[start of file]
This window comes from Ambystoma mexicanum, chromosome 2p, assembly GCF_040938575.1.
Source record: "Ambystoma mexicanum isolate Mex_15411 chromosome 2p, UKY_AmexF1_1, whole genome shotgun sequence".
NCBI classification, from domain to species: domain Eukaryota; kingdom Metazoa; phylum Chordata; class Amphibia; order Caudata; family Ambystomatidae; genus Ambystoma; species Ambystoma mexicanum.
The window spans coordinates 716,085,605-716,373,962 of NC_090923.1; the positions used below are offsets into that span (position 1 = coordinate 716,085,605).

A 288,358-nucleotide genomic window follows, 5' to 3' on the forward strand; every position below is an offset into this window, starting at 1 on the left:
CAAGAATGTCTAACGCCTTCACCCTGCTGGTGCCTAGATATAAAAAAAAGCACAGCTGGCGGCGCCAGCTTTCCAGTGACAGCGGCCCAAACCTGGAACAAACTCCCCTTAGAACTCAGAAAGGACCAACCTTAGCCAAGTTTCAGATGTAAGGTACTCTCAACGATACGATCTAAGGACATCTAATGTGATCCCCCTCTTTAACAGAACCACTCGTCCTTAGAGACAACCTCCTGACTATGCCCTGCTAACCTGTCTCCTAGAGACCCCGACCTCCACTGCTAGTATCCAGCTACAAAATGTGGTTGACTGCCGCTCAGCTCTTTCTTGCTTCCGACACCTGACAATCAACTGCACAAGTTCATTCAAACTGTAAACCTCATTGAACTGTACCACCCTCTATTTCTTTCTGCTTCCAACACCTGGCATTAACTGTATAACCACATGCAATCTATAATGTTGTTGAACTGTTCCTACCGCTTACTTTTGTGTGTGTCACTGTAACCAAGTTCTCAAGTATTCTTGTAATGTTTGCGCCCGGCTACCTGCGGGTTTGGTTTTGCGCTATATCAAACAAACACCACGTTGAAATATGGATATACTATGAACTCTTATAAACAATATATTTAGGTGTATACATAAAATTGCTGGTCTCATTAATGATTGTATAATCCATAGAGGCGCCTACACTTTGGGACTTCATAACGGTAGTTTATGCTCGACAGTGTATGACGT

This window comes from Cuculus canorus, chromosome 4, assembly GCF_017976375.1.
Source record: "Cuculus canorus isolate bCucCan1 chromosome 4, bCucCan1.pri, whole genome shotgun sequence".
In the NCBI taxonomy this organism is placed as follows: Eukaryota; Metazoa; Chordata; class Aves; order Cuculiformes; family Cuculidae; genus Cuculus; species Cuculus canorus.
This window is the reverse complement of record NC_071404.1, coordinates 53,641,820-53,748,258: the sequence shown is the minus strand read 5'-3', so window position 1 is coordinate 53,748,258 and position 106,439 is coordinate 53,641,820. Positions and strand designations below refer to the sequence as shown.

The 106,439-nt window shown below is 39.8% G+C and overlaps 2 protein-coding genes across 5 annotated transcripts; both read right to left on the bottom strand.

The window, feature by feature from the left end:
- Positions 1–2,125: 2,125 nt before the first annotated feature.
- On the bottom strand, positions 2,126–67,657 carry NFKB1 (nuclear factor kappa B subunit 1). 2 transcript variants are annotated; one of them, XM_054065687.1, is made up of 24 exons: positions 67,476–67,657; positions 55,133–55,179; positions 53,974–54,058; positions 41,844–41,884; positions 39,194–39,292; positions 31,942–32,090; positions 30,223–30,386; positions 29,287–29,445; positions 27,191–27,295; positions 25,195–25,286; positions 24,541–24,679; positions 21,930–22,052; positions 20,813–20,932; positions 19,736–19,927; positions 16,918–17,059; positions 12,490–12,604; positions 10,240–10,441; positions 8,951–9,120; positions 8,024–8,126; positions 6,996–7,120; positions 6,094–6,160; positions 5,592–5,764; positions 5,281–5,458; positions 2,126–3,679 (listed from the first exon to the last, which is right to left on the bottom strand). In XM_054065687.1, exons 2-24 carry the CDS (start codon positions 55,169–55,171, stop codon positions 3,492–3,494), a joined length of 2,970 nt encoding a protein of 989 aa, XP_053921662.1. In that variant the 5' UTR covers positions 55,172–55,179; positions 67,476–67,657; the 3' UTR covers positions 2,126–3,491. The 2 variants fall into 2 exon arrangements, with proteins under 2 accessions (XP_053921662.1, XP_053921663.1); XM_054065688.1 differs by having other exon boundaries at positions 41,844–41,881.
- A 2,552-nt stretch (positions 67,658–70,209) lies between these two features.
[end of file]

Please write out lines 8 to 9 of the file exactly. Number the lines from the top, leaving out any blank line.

Source record: "Cuculus canorus isolate bCucCan1 chromosome 4, bCucCan1.pri, whole genome shotgun sequence".
In the NCBI taxonomy this organism is placed as follows: Eukaryota; Metazoa; Chordata; class Aves; order Cuculiformes; family Cuculidae; genus Cuculus; species Cuculus canorus.